Cilostazol can increase the distance walked both in total and before the onset of pain, compared to placebo. Cilostazol was associated with increased headaches and there was a lack of evidence for other important outcomes such as amputation, revascularisation and cardiovascular events.
Cilostazol has been shown to improve walking distance in people with intermittent claudication. However, participants taking cilostazol had higher odds of experiencing headache. There is insufficient evidence about the effectiveness of cilostazol for serious events such as amputation, revascularisation, and cardiovascular events. Despite the importance of QoL to patients, meta-analysis could not be undertaken because of differences in measures used and reporting. Very limited data indicated no difference between cilostazol and pentoxifylline for improving walking distance and data were too limited for any conclusions on other outcomes.
Peripheral arterial disease (PAD) affects between 4% and 12% of people aged 55 to 70 years, and 20% of people over 70 years. A common complaint is intermittent claudication (exercise-induced lower limb pain relieved by rest). These patients have a three- to six-fold increase in cardiovascular mortality. Cilostazol is a drug licensed for the use of improving claudication distance and, if shown to reduce cardiovascular risk, could offer additional clinical benefits. This is an update of the review first published in 2007.
To determine the effect of cilostazol on initial and absolute claudication distances, mortality and vascular events in patients with stable intermittent claudication.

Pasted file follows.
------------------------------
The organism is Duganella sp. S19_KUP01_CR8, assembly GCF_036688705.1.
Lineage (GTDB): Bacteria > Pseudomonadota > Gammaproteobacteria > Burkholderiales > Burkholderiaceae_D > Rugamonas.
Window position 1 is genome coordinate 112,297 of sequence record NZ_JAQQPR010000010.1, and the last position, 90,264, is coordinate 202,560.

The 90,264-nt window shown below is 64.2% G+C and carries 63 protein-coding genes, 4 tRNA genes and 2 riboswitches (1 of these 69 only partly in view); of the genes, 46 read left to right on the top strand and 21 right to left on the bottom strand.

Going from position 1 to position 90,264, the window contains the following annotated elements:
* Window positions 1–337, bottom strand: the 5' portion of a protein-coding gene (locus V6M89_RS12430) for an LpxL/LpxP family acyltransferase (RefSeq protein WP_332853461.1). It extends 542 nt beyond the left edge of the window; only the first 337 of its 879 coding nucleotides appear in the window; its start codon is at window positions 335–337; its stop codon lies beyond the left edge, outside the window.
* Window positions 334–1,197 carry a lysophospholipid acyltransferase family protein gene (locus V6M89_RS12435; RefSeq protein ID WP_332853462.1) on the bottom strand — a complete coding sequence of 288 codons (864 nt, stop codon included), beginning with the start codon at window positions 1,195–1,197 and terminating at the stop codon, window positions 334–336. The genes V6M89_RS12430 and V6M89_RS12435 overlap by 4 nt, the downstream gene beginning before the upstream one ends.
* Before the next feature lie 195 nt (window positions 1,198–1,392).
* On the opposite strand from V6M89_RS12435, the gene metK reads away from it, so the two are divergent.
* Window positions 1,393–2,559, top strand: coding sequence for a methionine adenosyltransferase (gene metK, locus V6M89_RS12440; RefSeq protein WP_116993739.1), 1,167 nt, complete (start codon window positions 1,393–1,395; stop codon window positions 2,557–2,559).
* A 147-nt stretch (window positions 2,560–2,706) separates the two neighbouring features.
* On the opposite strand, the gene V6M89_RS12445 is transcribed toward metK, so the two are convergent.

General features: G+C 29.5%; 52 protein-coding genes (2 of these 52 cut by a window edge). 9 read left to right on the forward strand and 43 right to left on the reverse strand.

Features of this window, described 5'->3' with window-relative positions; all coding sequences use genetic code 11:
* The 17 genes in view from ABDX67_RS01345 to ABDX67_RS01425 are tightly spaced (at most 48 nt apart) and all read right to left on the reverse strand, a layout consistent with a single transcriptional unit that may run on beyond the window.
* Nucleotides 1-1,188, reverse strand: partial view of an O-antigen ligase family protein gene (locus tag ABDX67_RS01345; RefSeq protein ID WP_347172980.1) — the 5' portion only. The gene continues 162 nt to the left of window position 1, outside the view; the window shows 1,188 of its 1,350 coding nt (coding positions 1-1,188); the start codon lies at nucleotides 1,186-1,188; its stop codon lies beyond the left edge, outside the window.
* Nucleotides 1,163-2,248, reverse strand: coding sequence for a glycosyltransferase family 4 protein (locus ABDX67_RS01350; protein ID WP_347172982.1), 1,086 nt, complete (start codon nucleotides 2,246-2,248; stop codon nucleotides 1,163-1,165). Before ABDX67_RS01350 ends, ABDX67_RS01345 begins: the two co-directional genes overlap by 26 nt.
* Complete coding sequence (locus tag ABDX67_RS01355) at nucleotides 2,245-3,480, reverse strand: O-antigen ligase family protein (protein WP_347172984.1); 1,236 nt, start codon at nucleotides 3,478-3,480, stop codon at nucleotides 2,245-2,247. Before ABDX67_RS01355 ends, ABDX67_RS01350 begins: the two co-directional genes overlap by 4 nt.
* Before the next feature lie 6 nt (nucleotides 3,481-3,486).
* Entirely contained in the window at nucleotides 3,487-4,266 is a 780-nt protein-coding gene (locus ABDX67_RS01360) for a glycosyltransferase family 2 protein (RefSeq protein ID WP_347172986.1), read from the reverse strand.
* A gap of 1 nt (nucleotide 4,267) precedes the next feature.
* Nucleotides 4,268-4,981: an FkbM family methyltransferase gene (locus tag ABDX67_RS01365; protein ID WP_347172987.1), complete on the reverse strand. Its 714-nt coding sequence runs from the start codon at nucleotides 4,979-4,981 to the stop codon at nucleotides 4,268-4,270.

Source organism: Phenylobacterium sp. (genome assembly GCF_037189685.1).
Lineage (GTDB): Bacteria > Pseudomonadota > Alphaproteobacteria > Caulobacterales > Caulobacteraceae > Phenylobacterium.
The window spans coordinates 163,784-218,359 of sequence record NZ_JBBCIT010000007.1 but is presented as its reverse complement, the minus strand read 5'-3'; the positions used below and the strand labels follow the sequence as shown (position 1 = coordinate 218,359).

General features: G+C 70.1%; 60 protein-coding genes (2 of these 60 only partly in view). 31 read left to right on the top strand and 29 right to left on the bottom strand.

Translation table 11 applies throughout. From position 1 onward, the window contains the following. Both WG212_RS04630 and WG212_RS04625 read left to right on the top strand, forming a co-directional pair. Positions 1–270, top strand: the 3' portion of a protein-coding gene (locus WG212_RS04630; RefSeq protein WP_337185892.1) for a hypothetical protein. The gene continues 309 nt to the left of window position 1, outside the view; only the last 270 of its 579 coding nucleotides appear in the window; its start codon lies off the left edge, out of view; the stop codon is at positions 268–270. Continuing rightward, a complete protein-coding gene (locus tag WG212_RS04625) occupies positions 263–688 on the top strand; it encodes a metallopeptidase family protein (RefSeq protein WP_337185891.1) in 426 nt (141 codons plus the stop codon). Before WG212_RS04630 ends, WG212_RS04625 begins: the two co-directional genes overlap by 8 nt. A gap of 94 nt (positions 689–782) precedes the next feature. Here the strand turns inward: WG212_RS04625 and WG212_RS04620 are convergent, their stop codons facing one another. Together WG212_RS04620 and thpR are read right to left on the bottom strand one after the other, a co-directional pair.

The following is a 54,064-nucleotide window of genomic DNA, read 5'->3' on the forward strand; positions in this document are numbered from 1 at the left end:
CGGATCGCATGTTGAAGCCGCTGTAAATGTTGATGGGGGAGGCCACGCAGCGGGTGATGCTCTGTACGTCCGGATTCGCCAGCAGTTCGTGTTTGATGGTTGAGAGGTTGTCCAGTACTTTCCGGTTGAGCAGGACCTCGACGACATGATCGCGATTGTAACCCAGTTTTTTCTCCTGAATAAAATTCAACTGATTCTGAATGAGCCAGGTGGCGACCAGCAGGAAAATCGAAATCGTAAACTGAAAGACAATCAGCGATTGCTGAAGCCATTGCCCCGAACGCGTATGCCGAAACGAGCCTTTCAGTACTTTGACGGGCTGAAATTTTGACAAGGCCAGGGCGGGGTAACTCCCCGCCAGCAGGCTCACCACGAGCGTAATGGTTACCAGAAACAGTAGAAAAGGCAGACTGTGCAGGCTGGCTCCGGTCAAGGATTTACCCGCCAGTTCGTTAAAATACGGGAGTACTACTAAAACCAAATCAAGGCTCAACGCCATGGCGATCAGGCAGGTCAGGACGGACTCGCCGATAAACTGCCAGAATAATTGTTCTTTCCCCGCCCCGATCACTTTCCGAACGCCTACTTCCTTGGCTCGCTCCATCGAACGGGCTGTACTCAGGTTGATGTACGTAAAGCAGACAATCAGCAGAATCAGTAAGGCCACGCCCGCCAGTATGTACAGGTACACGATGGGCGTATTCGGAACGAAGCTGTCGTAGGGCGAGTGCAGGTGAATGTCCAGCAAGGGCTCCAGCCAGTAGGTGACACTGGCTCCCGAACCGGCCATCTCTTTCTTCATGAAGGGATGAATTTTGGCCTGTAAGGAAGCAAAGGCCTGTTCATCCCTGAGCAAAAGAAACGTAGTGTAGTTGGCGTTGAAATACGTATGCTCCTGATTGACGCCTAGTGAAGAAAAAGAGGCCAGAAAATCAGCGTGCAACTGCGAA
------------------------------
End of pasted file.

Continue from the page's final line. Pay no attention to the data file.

The Cochrane Vascular Information Specialist searched the Cochrane Vascular Specialised Register, CENTRAL, MEDLINE, Embase, CINAHL, and AMED databases, and the World Health Organization International Clinical Trials Registry Platform and ClinicalTrials.gov trials registries, on 9 November 2020.
We considered double-blind, randomised controlled trials (RCTs) of cilostazol versus placebo, or versus other drugs used to improve claudication distance in patients with stable intermittent claudication.
Two authors independently assessed trials for selection and independently extracted data. Disagreements were resolved by discussion. We assessed the risk of bias with the Cochrane risk of bias tool. Certainty of the evidence was evaluated using GRADE. For dichotomous outcomes, we used odds ratios (ORs) with corresponding 95% confidence intervals (CIs) and for continuous outcomes we used mean differences (MDs) and 95% CIs. We pooled data using a fixed-effect model, or a random-effects model when heterogeneity was identified. Primary outcomes were initial claudication distance (ICD) and quality of life (QoL). Secondary outcomes were absolute claudication distance (ACD), revascularisation, amputation, adverse events and cardiovascular events.